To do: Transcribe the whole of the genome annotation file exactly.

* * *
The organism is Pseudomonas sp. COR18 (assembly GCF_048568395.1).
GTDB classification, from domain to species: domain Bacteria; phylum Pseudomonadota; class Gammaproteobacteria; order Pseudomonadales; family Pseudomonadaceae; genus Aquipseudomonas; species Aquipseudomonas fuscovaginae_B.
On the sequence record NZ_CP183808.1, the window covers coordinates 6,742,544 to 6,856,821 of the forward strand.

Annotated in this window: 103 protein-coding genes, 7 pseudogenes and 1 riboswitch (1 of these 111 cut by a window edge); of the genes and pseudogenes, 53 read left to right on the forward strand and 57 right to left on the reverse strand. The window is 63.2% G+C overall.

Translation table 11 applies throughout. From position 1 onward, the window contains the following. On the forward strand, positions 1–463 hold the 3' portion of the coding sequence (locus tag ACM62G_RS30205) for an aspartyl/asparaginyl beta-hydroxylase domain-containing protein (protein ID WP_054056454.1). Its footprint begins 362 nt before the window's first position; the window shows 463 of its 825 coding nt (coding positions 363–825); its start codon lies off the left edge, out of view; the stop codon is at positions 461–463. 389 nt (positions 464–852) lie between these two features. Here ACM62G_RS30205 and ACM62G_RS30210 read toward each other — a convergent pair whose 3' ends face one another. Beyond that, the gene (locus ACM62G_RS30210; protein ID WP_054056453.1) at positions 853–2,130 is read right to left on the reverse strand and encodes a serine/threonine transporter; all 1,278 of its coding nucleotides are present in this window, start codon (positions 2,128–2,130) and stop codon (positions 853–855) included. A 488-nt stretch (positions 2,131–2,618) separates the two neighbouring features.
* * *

The organism is Pseudomonas sp. COR18 (assembly GCF_048568395.1).
GTDB classification, from domain to species: domain Bacteria; phylum Pseudomonadota; class Gammaproteobacteria; order Pseudomonadales; family Pseudomonadaceae; genus Aquipseudomonas; species Aquipseudomonas fuscovaginae_B.
On the sequence record NZ_CP183808.1, the window covers coordinates 6,742,544 to 6,856,821 of the forward strand.

Annotated in this window: 103 protein-coding genes, 7 pseudogenes and 1 riboswitch (1 of these 111 cut by a window edge); of the genes and pseudogenes, 53 read left to right on the forward strand and 57 right to left on the reverse strand. The window is 63.2% G+C overall.

Translation table 11 applies throughout. From position 1 onward, the window contains the following. On the forward strand, positions 1–463 hold the 3' portion of the coding sequence (locus tag ACM62G_RS30205) for an aspartyl/asparaginyl beta-hydroxylase domain-containing protein (protein ID WP_054056454.1). Its footprint begins 362 nt before the window's first position; the window shows 463 of its 825 coding nt (coding positions 363–825); its start codon lies off the left edge, out of view; the stop codon is at positions 461–463. 389 nt (positions 464–852) lie between these two features. Here ACM62G_RS30205 and ACM62G_RS30210 read toward each other — a convergent pair whose 3' ends face one another. Beyond that, the gene (locus ACM62G_RS30210; protein ID WP_054056453.1) at positions 853–2,130 is read right to left on the reverse strand and encodes a serine/threonine transporter; all 1,278 of its coding nucleotides are present in this window, start codon (positions 2,128–2,130) and stop codon (positions 853–855) included. A 488-nt stretch (positions 2,131–2,618) separates the two neighbouring features.